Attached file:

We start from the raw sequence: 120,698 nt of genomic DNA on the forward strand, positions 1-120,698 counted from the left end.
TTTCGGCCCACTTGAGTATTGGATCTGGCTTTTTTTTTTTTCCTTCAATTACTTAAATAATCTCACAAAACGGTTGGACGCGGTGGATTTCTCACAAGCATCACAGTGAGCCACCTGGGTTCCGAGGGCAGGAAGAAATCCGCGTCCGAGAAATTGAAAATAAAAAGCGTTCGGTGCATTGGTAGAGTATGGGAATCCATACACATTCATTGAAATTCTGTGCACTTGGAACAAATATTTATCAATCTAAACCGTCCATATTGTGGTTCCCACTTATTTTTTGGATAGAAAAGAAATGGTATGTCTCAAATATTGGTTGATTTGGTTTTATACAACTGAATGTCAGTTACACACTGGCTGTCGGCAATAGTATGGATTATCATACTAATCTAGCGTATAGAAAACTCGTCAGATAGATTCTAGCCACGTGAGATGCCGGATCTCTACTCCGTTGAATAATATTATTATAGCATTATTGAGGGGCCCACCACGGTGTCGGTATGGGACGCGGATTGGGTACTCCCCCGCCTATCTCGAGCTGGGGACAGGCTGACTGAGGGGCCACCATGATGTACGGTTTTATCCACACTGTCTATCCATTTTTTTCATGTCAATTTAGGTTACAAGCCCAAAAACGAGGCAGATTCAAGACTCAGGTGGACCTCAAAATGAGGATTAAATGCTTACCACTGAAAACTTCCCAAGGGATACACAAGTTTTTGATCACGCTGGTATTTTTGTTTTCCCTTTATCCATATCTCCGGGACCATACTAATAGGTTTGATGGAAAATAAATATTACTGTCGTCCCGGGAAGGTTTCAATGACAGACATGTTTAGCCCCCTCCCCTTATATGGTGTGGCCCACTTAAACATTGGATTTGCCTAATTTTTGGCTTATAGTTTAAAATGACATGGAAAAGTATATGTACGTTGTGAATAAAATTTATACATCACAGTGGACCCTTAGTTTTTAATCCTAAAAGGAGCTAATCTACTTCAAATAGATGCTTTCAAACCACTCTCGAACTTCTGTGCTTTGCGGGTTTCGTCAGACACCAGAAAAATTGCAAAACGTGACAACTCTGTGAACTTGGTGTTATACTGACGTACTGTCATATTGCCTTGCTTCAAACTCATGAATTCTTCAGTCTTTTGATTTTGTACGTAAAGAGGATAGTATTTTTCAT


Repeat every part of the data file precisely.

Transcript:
We start from the raw sequence: 120,698 nt of genomic DNA on the forward strand, positions 1-120,698 counted from the left end.
TTTCGGCCCACTTGAGTATTGGATCTGGCTTTTTTTTTTTTCCTTCAATTACTTAAATAATCTCACAAAACGGTTGGACGCGGTGGATTTCTCACAAGCATCACAGTGAGCCACCTGGGTTCCGAGGGCAGGAAGAAATCCGCGTCCGAGAAATTGAAAATAAAAAGCGTTCGGTGCATTGGTAGAGTATGGGAATCCATACACATTCATTGAAATTCTGTGCACTTGGAACAAATATTTATCAATCTAAACCGTCCATATTGTGGTTCCCACTTATTTTTTGGATAGAAAAGAAATGGTATGTCTCAAATATTGGTTGATTTGGTTTTATACAACTGAATGTCAGTTACACACTGGCTGTCGGCAATAGTATGGATTATCATACTAATCTAGCGTATAGAAAACTCGTCAGATAGATTCTAGCCACGTGAGATGCCGGATCTCTACTCCGTTGAATAATATTATTATAGCATTATTGAGGGGCCCACCACGGTGTCGGTATGGGACGCGGATTGGGTACTCCCCCGCCTATCTCGAGCTGGGGACAGGCTGACTGAGGGGCCACCATGATGTACGGTTTTATCCACACTGTCTATCCATTTTTTTCATGTCAATTTAGGTTACAAGCCCAAAAACGAGGCAGATTCAAGACTCAGGTGGACCTCAAAATGAGGATTAAATGCTTACCACTGAAAACTTCCCAAGGGATACACAAGTTTTTGATCACGCTGGTATTTTTGTTTTCCCTTTATCCATATCTCCGGGACCATACTAATAGGTTTGATGGAAAATAAATATTACTGTCGTCCCGGGAAGGTTTCAATGACAGACATGTTTAGCCCCCTCCCCTTATATGGTGTGGCCCACTTAAACATTGGATTTGCCTAATTTTTGGCTTATAGTTTAAAATGACATGGAAAAGTATATGTACGTTGTGAATAAAATTTATACATCACAGTGGACCCTTAGTTTTTAATCCTAAAAGGAGCTAATCTACTTCAAATAGATGCTTTCAAACCACTCTCGAACTTCTGTGCTTTGCGGGTTTCGTCAGACACCAGAAAAATTGCAAAACGTGACAACTCTGTGAACTTGGTGTTATACTGACGTACTGTCATATTGCCTTGCTTCAAACTCATGAATTCTTCAGTCTTTTGATTTTGTACGTAAAGAGGATAGTATTTTTCAT